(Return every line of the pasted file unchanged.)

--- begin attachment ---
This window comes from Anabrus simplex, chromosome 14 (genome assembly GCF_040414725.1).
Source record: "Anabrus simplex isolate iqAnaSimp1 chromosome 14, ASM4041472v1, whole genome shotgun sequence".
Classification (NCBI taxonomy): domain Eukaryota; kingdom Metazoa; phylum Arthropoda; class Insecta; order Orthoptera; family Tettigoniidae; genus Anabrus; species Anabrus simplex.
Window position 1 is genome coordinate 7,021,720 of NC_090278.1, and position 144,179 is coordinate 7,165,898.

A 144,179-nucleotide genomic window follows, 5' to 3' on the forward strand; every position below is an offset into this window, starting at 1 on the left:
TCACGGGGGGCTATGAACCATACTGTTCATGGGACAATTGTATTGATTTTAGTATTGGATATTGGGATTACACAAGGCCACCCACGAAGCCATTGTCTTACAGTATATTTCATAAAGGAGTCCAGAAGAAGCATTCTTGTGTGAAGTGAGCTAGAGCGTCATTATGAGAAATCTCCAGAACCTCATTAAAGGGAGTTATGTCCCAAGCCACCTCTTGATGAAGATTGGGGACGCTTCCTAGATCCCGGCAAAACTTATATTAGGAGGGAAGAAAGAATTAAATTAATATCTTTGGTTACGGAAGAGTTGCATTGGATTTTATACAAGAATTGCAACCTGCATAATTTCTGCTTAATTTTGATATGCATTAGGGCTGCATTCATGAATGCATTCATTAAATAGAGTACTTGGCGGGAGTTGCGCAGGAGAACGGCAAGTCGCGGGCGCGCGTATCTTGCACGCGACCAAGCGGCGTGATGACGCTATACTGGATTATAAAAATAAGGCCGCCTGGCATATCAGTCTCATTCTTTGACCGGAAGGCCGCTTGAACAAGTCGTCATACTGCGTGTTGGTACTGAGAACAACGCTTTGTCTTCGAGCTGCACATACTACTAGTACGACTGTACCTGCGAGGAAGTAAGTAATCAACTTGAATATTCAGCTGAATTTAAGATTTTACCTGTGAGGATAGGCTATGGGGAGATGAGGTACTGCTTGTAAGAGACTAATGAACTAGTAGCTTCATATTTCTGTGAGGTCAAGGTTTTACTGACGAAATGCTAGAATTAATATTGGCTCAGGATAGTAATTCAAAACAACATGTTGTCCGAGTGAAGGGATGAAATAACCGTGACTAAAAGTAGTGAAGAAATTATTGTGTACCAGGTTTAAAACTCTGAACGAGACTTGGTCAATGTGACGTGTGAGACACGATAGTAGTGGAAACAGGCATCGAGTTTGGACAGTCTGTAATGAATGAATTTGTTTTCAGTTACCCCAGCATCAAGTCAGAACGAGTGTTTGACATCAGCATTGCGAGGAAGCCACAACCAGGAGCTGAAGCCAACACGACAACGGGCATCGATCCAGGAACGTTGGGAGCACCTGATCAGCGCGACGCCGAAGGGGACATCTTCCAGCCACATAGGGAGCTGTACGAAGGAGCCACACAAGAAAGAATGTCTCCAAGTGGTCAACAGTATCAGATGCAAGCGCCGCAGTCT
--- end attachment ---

This window comes from Anabrus simplex, chromosome 14 (genome assembly GCF_040414725.1).
Source record: "Anabrus simplex isolate iqAnaSimp1 chromosome 14, ASM4041472v1, whole genome shotgun sequence".
Classification (NCBI taxonomy): domain Eukaryota; kingdom Metazoa; phylum Arthropoda; class Insecta; order Orthoptera; family Tettigoniidae; genus Anabrus; species Anabrus simplex.
Window position 1 is genome coordinate 7,021,720 of NC_090278.1, and position 144,179 is coordinate 7,165,898.

A 144,179-nucleotide genomic window follows, 5' to 3' on the forward strand; every position below is an offset into this window, starting at 1 on the left:
TCACGGGGGGCTATGAACCATACTGTTCATGGGACAATTGTATTGATTTTAGTATTGGATATTGGGATTACACAAGGCCACCCACGAAGCCATTGTCTTACAGTATATTTCATAAAGGAGTCCAGAAGAAGCATTCTTGTGTGAAGTGAGCTAGAGCGTCATTATGAGAAATCTCCAGAACCTCATTAAAGGGAGTTATGTCCCAAGCCACCTCTTGATGAAGATTGGGGACGCTTCCTAGATCCCGGCAAAACTTATATTAGGAGGGAAGAAAGAATTAAATTAATATCTTTGGTTACGGAAGAGTTGCATTGGATTTTATACAAGAATTGCAACCTGCATAATTTCTGCTTAATTTTGATATGCATTAGGGCTGCATTCATGAATGCATTCATTAAATAGAGTACTTGGCGGGAGTTGCGCAGGAGAACGGCAAGTCGCGGGCGCGCGTATCTTGCACGCGACCAAGCGGCGTGATGACGCTATACTGGATTATAAAAATAAGGCCGCCTGGCATATCAGTCTCATTCTTTGACCGGAAGGCCGCTTGAACAAGTCGTCATACTGCGTGTTGGTACTGAGAACAACGCTTTGTCTTCGAGCTGCACATACTACTAGTACGACTGTACCTGCGAGGAAGTAAGTAATCAACTTGAATATTCAGCTGAATTTAAGATTTTACCTGTGAGGATAGGCTATGGGGAGATGAGGTACTGCTTGTAAGAGACTAATGAACTAGTAGCTTCATATTTCTGTGAGGTCAAGGTTTTACTGACGAAATGCTAGAATTAATATTGGCTCAGGATAGTAATTCAAAACAACATGTTGTCCGAGTGAAGGGATGAAATAACCGTGACTAAAAGTAGTGAAGAAATTATTGTGTACCAGGTTTAAAACTCTGAACGAGACTTGGTCAATGTGACGTGTGAGACACGATAGTAGTGGAAACAGGCATCGAGTTTGGACAGTCTGTAATGAATGAATTTGTTTTCAGTTACCCCAGCATCAAGTCAGAACGAGTGTTTGACATCAGCATTGCGAGGAAGCCACAACCAGGAGCTGAAGCCAACACGACAACGGGCATCGATCCAGGAACGTTGGGAGCACCTGATCAGCGCGACGCCGAAGGGGACATCTTCCAGCCACATAGGGAGCTGTACGAAGGAGCCACACAAGAAAGAATGTCTCCAAGTGGTCAACAGTATCAGATGCAAGCGCCGCAGTCT